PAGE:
- Sarah MacDiarmid was last seen at a Melbourne train station carpark in July 1990
- The 23-year-old's body was never found and no-one has ever been charged
- Police allege Ms MacDiarmid was attacked as she approached her red Honda
- Her parents issued a plea for information on the anniversary of the vanishing
- A $1million reward is on offer for those who can assist with the investigation
The parents of a missing woman have made a desperate appeal 30 years after their daughter vanished at a train station.
Sarah MacDiarmid, then 23, was last seen walking through the car park of Kananook train station near her home in Frankston, south-east Melbourne, on July 11, 1990.
Her parents, Sheila and Peter MacDiarmid, have issued a desperate plea for information on the anniversary of her disappearance.
Mrs MacDiarmid said she has struggled daily with Ms MacDiarmid's disappearance.
'That 30 years is just like that first night that she didn't come home and the next day realising that something bad had happened.
'I've just found it as hard today as it was when she disappeared.'
The Scottish-Australian woman was reported missing by her parents the night after she vanished. Police would later find Ms MacDiarmid's blood at the car park.
Forensic testing of the area where Ms MacDiarmid's red Honda Civic was parked led detectives to believe she was attacked as she approached her car.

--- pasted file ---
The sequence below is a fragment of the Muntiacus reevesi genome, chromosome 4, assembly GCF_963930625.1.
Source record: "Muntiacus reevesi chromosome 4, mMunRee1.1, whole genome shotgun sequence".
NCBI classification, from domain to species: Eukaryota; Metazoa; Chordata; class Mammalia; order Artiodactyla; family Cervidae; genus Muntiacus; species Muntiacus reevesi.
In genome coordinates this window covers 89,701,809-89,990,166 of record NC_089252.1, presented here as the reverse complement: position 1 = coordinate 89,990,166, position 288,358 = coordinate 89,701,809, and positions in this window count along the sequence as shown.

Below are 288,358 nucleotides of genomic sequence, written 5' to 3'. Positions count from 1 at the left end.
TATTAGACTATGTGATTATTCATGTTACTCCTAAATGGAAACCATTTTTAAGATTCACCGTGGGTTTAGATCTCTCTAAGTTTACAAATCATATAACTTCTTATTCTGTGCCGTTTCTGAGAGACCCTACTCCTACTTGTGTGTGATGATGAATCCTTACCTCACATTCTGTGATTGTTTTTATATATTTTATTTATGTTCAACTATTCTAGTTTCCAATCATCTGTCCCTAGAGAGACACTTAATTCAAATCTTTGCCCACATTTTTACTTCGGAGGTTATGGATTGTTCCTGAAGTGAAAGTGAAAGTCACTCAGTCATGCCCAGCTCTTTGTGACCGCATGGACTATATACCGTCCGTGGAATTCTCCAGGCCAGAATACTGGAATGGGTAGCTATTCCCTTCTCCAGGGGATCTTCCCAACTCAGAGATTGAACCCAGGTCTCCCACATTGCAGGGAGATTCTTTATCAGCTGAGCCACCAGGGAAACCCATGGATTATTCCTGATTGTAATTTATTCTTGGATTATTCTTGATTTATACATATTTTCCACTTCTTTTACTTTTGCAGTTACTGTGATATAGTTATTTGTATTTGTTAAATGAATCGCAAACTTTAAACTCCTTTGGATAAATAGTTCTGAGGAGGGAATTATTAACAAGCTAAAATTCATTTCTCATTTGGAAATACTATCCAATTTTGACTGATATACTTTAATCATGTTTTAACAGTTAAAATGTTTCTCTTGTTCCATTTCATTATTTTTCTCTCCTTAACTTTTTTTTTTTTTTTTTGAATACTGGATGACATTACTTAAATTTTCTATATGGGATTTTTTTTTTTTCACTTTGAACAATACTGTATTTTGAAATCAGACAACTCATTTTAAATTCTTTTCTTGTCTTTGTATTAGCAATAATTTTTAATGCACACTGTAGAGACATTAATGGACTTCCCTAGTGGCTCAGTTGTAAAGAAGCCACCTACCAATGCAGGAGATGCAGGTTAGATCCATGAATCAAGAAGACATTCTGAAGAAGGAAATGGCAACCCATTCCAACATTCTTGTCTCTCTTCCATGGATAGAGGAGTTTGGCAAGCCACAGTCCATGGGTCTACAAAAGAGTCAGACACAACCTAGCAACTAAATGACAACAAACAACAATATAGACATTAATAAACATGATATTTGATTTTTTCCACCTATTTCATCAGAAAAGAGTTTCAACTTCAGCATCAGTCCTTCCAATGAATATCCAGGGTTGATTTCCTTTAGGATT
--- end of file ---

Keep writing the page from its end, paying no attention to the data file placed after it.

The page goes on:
Ms MacDiarmid's body has never been found but police uncovered drag marks leading into nearby bushes.
'If we knew where she was and we could get her back and give her the proper send off that she should have... it would mean just everything to the family,' Mrs MacDiarmid said.
The exact circumstances surrounding Ms MacDiarmid's death were never established despite a thorough investigation by the Homicide and Missing Persons Squad.
A $1million reward was announced in 2004 and is still on offer for those who can assist with the investigation.
Mr MacDiarmid said his daughter's disappearance had 'fairly destroyed our family life in so many ways.'
'Not bloody knowing that's the most dreadful thing.'
Mr MacDiarmid said locating Ms MacDiarmid would put his worries to rest.
'You'd feel your family would be complete again because you know where Sarah is,' he said.
Officer in charge of the Missing Persons Squad, Detective Inspector Andrew Stamper, said police had not given up on providing the MacDiarmid family with answers.
'To go 30 years without having any answers about what happened to your daughter or sister is almost unimaginable,' he said.
'Sarah's parents Peter and Sheila, and her brother Alasdair have had to show the kind of resilience no family should ever be asked to demonstrate.
'Peter and Shelia are getting older and to be able to give them some answers and any kind of peace, is something police are desperate to do,' Detective Inspector Stamper said.
A 1996 inquest ruled the 23-year-old was murdered at the hands of a mystery person or people at about 10.20pm.
Detectives have named violent prostitute Jodie Jones as the prime suspect and believe Ms MacDiarmid was robbed and attacked by the sex worker and three others.